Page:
Did you know of this 150-year-old museum in Nagpur that is perfect for history geeks as it houses things as far back as 1 B.C. and more?
To be honest, Nagpur is rarely on the list of must-visit tourist destinations of people due to the local image it has. However, people don’t realise exactly what they are missing out on.
Not only is Nagpur considered as a Smart City of Maharashtra, along with being the Orange City famous for its oranges, but also according to a survey been named as the best city in India.
It is high time that people start to give Nagpur a second take especially as a good budget place to visit for a quick weekend getaway.
The 2nd capital of Maharashtra is also extremely well-connected with daily trains and flight schedules, you can even go by road if you are travelling from a nearby city.
I mean Mumbai to Nagpur flights are barely 1.5 hours in total, so you will not be spending a lot of time travelling back and forth.
This 150-year-old Central Museum of Nagpur is a great attraction for history geeks and is not something you’d want to miss out on.
Let us take a look at some of the facts about this museum that make it such an interesting place to visit:
#1. Known as Ajaba Bangala or Ajayabghar:
The museum is locally known either as Ajayabghar or Ajaba Bangala because of an old tale when a public meeting in Nagpur was held where all native chiefs, district officers and important people were asked to donate things that were extraordinary in nature.
Apparently, an old chief who came from a wild part of the region, put up his hand, suddenly shouting, “Yes, Lord, this is rare” and brought a goat that had 5 legs.
Since then, the museum is known for housing rare and incredible things that are not easy to find elsewhere.
#2. Religious Statues Dating Back To 10th Century AD:
There is a garden area in the museum that has a line of extremely impressive and very old sculptures of various religions that have been dug up by archaeologists in Central India.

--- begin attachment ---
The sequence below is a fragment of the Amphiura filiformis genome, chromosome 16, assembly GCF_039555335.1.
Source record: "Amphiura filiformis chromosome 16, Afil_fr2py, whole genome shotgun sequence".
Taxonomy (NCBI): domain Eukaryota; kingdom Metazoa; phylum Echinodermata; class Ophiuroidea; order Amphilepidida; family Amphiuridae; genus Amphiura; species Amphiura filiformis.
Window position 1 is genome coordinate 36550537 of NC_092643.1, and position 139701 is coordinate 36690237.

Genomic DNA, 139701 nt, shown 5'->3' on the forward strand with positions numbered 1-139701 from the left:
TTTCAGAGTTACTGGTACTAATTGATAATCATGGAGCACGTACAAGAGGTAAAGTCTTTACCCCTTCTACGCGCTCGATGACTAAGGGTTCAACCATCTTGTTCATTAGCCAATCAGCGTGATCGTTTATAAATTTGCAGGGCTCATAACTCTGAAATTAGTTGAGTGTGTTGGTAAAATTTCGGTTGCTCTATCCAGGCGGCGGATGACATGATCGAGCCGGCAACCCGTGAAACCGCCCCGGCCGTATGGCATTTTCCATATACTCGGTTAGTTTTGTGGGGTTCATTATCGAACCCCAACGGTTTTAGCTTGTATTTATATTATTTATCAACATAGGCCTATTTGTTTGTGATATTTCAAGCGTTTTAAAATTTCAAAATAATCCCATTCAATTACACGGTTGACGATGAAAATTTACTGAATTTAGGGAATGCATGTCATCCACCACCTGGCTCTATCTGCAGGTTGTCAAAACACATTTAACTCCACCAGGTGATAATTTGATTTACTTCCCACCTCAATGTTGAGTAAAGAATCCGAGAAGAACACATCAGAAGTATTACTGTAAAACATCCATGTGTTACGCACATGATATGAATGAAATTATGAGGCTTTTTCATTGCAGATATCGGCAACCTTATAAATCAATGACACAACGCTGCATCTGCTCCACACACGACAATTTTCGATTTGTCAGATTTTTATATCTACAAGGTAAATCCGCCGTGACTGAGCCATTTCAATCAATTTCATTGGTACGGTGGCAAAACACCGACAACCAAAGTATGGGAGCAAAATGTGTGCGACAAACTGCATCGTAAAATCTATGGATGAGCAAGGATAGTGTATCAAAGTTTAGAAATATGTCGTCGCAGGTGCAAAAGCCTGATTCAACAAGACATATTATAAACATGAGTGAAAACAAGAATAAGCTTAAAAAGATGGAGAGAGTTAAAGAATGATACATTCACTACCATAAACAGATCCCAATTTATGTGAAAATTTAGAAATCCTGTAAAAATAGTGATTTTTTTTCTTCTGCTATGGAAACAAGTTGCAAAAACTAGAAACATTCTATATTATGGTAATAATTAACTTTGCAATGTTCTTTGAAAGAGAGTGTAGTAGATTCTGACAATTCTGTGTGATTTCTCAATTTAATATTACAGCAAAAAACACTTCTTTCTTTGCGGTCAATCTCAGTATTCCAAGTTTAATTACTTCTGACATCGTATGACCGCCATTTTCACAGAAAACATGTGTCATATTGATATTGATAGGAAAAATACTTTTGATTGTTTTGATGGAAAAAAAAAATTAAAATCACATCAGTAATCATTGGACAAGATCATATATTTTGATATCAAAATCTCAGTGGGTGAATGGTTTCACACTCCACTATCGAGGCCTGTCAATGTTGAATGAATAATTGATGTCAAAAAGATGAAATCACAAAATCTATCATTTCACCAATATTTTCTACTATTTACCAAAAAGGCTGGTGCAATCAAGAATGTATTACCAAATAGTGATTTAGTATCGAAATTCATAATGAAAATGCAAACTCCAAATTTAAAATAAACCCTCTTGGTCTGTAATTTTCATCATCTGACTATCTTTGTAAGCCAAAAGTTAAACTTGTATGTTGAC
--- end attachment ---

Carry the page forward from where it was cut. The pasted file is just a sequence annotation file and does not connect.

The oldest one among the statues would be that of ‘Indra’ that dates as far back as the 10th century AD and was unearthed from the Chandrapur area in Maharashtra.
There is also the 12th century AD statue of an ‘Avlokitesvara’ that is a bodhisattva embodying the compassion of all Buddhas.
The Arms and Weaponry gallery is extremely fascinating to see since besides the typical British weapons and armour, the museum houses such items from the Rajput era, Marathas and even the Mughal period.
You get to see from a rare collection of swords, knives, guns, pistols, lance, revolvers, helmets, shields, etc. that were used during that time.
It certainly gives you a good insight into all the fight scenes we see in historic period drama films and how accurate were they with their wartime costumes.
#4. Incredibly Organised:
The museum is divided in 11 galleries that each has a different theme to it, which makes navigation of the giant 88,000 square feet place a bit more manageable.
If you are in a group, each person can visit the sections that they are more interested about without having everything all clubbed together.
#5. Dinosaurs and More:
Perhaps the most popular and frequented gallery in the Nagpur Central Museum would be the Natural History gallery that includes fossils, pre-historic and proto-historic tools, minerals and more.
The most interesting would be the fossils that also include the lesser known ‘Ammonites’ that became extinct about 65 million years ago with the dinosaurs. Ammonites belong to the Cephalopoda class and are marine invertebrate animals.
And the pièce de résistance, would be the dinosaur fossils, one of which is almost 67.5 million years old. The fossil in question would be that of Jainosaurus, a titanosaurian dinosaur’s right hind foot which was found in the Jabalpur district of Madhya Pradesh back in 1932-33.
Indian museums are often neglected by the common public and even history geeks who don’t really think much of them. But the Nagpur Central Museum can be a good way to bust that myth and also work as a good place for a short weekend getaway.
Image Credits: Google Images